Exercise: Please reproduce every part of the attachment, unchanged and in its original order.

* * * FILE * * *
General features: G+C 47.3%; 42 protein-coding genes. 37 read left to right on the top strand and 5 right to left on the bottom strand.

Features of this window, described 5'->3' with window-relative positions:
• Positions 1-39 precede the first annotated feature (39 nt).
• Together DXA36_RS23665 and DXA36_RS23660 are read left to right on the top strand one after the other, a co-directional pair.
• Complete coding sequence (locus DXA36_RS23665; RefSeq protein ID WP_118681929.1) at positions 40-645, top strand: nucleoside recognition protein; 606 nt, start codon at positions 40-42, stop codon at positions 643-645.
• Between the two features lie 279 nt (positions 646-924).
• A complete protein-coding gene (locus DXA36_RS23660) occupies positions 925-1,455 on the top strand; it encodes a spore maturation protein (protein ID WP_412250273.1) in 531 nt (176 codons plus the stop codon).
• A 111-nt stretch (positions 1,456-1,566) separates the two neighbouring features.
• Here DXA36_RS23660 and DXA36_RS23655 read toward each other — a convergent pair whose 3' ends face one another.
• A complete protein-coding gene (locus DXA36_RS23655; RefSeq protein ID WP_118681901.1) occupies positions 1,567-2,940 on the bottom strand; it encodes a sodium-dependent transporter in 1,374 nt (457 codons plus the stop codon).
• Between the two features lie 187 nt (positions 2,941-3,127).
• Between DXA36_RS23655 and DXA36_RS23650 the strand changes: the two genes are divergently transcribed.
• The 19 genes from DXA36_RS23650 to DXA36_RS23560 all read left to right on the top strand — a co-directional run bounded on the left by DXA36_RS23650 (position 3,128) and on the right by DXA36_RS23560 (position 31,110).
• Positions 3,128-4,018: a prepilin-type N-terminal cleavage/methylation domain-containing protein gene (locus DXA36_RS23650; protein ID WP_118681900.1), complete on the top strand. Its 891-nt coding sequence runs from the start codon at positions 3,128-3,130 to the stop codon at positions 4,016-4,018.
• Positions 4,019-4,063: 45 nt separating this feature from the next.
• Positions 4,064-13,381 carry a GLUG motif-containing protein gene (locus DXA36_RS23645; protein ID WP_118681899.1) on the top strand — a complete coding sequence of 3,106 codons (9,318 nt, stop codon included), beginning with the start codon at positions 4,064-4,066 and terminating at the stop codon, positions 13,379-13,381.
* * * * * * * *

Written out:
General features: G+C 47.3%; 42 protein-coding genes. 37 read left to right on the top strand and 5 right to left on the bottom strand.

Features of this window, described 5'->3' with window-relative positions:
• Positions 1-39 precede the first annotated feature (39 nt).
• Together DXA36_RS23665 and DXA36_RS23660 are read left to right on the top strand one after the other, a co-directional pair.
• Complete coding sequence (locus DXA36_RS23665; RefSeq protein ID WP_118681929.1) at positions 40-645, top strand: nucleoside recognition protein; 606 nt, start codon at positions 40-42, stop codon at positions 643-645.
• Between the two features lie 279 nt (positions 646-924).
• A complete protein-coding gene (locus DXA36_RS23660) occupies positions 925-1,455 on the top strand; it encodes a spore maturation protein (protein ID WP_412250273.1) in 531 nt (176 codons plus the stop codon).
• A 111-nt stretch (positions 1,456-1,566) separates the two neighbouring features.
• Here DXA36_RS23660 and DXA36_RS23655 read toward each other — a convergent pair whose 3' ends face one another.
• A complete protein-coding gene (locus DXA36_RS23655; RefSeq protein ID WP_118681901.1) occupies positions 1,567-2,940 on the bottom strand; it encodes a sodium-dependent transporter in 1,374 nt (457 codons plus the stop codon).
• Between the two features lie 187 nt (positions 2,941-3,127).
• Between DXA36_RS23655 and DXA36_RS23650 the strand changes: the two genes are divergently transcribed.
• The 19 genes from DXA36_RS23650 to DXA36_RS23560 all read left to right on the top strand — a co-directional run bounded on the left by DXA36_RS23650 (position 3,128) and on the right by DXA36_RS23560 (position 31,110).
• Positions 3,128-4,018: a prepilin-type N-terminal cleavage/methylation domain-containing protein gene (locus DXA36_RS23650; protein ID WP_118681900.1), complete on the top strand. Its 891-nt coding sequence runs from the start codon at positions 3,128-3,130 to the stop codon at positions 4,016-4,018.
• Positions 4,019-4,063: 45 nt separating this feature from the next.
• Positions 4,064-13,381 carry a GLUG motif-containing protein gene (locus DXA36_RS23645; protein ID WP_118681899.1) on the top strand — a complete coding sequence of 3,106 codons (9,318 nt, stop codon included), beginning with the start codon at positions 4,064-4,066 and terminating at the stop codon, positions 13,379-13,381.